We now find ourselves in the midst of Coronavirus disease (COVID-19) pandemic. At the date of writing this blog post (as of 02:00 am CEST, 6 April 2020); there are over 1,211,214 confirmed cases around the world with 67,666 confirmed deaths in 209 countries, areas or territories with cases, according to WHO. There is tremendous suffering around the world as this outbreak wreaks havoc wherever it spreads.
During this time of great suffering around the world, the likes of which we have never seen before, it is essential for us to perform Tonglen meditation. Tonglen is a Tibetan word which means sending and taking. This practice originated in India and came to Tibet in the eleventh century. With the practice of Tonglen, we work directly with our habitual tendency to avoid suffering and attach ourselves to pleasure.
Using this powerful and highly effective practice, we learn to embrace our life experiences (specifically those that are unpleasant and hurtful) with more openness, compassion, inclusiveness, and understanding; rather than denial, aversion, and resistance. When we encounter fear, pain, hurt, anger, jealousy, loneliness, or suffering; be it our own or others, we breathe in with the desire to completely embrace this experience; to feel it, accept it, and own it, free of any resistance. We breathe out to ourselves and to others and offer comfort, loving-kindness, happiness, peace of mind, well-being, healing and fulfillment.
In other words, Tonglen reverses our mind’s general habit pattern of avoiding suffering and seeking pleasure. During this process, we become liberated from our habit patterns around ego-centric and self-centered perspective of the world. We begin to feel love for both ourselves and others; we begin to take care of ourselves and others. Tonglen awakens our compassion and introduces us to a far bigger view of reality.
Pema Chodron; an American Buddhist nun in the lineage of Chögyam Trungpa Rinpoche and a resident teacher at Gampo Abbey in Nova Scotia, teaches this practice and has written extensively about it. She has stated that Tonglen practice offers us “the opportunity to work with compassion, kindness, gentleness and generosity,” especially in a time of suffering and confusion.
She has outlined four stages of this practice when it is done in a formal manner. I have listed them below and have modified the fourth stage of this practice specifically to use for the COVID-19 situation.
Stage 1. We rest our mind briefly, for a second or two, in a state of openness or stillness. This stage is used to open ourselves up to basic spaciousness and clarity.
Stage 2. We work with texture. We breathe in feelings of hot, dark, and heavy that are associated with a sense of claustrophobia and breathe out feelings of cool, bright, and light that are associated with a sense of freshness. We breathe in completely, through all the pores of our body and breathe out, radiate out, completely, through all the pores of our body. We do this until this process feels synchronized with our in-breaths and out-breaths.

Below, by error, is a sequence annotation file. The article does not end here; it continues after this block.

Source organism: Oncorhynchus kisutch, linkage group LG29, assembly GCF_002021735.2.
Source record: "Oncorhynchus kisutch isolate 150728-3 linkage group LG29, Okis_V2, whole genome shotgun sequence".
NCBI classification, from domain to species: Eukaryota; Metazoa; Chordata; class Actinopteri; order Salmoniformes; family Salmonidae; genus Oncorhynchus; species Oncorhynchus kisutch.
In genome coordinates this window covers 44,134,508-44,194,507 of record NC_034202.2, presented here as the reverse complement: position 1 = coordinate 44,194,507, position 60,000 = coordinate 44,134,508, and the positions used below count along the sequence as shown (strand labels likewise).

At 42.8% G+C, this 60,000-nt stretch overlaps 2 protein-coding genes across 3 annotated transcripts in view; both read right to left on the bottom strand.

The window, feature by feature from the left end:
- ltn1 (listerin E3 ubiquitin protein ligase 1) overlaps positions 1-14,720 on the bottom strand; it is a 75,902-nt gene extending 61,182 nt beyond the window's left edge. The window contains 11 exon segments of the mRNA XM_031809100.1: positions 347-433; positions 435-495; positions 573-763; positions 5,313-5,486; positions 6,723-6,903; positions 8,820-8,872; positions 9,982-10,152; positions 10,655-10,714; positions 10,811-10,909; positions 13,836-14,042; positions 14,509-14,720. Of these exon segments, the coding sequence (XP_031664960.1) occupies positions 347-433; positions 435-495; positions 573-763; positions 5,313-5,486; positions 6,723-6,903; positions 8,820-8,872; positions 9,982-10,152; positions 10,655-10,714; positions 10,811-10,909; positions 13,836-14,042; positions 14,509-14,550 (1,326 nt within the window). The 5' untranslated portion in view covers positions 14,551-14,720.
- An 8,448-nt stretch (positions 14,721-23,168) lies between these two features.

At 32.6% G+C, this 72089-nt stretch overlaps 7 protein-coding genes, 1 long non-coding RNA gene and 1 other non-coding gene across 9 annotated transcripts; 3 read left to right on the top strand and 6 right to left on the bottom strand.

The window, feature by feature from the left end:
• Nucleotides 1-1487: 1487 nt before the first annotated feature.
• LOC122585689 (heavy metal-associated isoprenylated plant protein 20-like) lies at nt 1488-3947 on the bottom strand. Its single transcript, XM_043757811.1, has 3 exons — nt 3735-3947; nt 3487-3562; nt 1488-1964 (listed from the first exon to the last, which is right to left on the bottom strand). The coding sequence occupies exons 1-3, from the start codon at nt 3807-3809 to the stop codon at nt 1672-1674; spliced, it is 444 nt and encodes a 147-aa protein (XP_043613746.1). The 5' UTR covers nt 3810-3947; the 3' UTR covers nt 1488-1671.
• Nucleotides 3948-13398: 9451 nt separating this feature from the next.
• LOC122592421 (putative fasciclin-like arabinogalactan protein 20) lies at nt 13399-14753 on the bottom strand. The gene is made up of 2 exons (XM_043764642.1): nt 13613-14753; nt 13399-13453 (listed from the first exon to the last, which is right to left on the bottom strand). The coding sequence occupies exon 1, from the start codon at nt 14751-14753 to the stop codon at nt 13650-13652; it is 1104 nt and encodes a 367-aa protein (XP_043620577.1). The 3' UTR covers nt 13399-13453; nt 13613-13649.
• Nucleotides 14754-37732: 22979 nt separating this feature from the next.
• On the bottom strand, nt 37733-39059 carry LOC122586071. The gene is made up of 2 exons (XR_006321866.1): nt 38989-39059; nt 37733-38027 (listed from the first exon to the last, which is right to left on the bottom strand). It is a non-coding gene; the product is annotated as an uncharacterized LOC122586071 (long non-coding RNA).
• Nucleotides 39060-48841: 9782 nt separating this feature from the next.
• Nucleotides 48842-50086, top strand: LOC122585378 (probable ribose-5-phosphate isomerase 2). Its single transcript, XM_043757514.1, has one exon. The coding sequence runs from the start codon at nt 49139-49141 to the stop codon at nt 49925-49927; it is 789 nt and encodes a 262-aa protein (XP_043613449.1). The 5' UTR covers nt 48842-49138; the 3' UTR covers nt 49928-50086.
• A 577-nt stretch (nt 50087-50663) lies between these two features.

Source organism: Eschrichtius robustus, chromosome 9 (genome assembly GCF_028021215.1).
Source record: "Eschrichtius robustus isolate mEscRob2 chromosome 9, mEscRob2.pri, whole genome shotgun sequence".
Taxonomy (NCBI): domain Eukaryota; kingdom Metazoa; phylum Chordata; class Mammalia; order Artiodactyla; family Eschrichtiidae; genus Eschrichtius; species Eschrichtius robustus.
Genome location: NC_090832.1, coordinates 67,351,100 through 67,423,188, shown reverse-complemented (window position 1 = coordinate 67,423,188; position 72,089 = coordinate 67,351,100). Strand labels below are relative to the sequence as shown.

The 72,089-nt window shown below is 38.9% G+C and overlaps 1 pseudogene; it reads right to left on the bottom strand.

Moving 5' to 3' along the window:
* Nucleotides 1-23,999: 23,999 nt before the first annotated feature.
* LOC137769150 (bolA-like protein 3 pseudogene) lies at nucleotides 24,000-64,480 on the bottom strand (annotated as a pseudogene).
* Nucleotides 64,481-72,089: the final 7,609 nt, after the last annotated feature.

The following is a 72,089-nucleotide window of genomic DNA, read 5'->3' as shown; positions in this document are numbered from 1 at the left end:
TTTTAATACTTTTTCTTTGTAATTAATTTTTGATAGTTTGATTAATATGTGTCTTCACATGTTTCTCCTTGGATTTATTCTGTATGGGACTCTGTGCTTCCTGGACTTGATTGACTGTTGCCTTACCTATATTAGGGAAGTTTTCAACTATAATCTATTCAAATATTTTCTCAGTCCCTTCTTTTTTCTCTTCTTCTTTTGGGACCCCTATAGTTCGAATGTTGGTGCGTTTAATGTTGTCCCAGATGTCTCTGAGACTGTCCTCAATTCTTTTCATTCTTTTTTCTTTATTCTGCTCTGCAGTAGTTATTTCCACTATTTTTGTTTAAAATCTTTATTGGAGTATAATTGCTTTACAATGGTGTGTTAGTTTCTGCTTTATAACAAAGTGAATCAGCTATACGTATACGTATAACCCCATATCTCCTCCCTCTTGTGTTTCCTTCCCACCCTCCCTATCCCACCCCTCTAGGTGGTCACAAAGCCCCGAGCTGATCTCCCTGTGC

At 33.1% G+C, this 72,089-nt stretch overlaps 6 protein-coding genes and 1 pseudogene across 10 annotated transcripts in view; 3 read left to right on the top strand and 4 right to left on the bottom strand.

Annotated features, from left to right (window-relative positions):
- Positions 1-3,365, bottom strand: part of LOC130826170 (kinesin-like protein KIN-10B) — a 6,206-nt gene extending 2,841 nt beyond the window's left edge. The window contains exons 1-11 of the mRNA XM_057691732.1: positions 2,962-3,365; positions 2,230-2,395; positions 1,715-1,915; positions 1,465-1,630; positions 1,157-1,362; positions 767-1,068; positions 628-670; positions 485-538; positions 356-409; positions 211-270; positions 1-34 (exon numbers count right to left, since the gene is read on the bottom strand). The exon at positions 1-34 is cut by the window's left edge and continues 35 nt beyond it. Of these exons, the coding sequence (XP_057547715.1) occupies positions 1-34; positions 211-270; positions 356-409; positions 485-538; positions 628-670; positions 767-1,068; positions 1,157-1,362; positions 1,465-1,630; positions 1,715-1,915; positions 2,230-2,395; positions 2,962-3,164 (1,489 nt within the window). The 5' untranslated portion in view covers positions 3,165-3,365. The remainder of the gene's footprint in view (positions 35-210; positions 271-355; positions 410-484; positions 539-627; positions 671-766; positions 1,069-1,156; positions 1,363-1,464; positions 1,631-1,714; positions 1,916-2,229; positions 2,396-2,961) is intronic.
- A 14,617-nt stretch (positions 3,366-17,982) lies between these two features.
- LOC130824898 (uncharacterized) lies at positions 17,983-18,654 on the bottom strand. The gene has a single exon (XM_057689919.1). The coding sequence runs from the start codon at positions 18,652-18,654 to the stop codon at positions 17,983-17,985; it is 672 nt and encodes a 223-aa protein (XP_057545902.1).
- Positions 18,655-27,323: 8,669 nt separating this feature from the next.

Stage 3. We work with a personal situation, any painful situation that is real to us. Traditionally we begin by doing Tonglen for someone we care about and wish to help. However; if we are stuck, we can do the practice for the pain we are feeling and simultaneously for all those just like us who feel that kind of suffering. For instance, if we are feeling inadequate, we breathe that in for ourselves and all the others in the same boat, and we send out confidence and adequacy or relief in any form we wish.
Stage 4. Finally, we make the taking in and sending out practice bigger. This is where we include as many people as we can in our practice. We can include caregivers from all over the world who are taking care of COVID-19 patients. We breathe in their pain, anguish, fear, insecurity and breathe out comfort, healing, peace and calm to them. We can include COVID-19 patients from all over the world who are going through these difficult times. We breathe in their pain, anguish, insecurity, loneliness, fear of death, fear of their loved ones left behind and breathe out comfort, healing, friendship, peace and calm to them. Finally, we can include all people living on this beautiful planet irrespective of their race, gender, religion, sexual preferences and breathe in their pain, anguish, insecurity, loneliness, confusion, fear and breathe out comfort, healing, peace, calm, happiness and joy to them.
Tonglen can extend infinitely. As we do the practice, gradually over time our compassion will naturally expand, as Pema Chodron has mentioned repeatedly. I have been trying to do this practice as many times as possible. Many times, I am simply not able to make the emotional / spiritual / energetic connection due to the sheer enormity of the suffering but there are times when I am able to make that connection. I have realized that I need to try to do this practice as many times as possible during this period to have some effect on myself and on others around me. This is the least I can do under these circumstances. Performing this practice in times like these will impart to us a sense of our shared humanity and shared experiences.
I urge you to check out this practice from these amazing teachers below: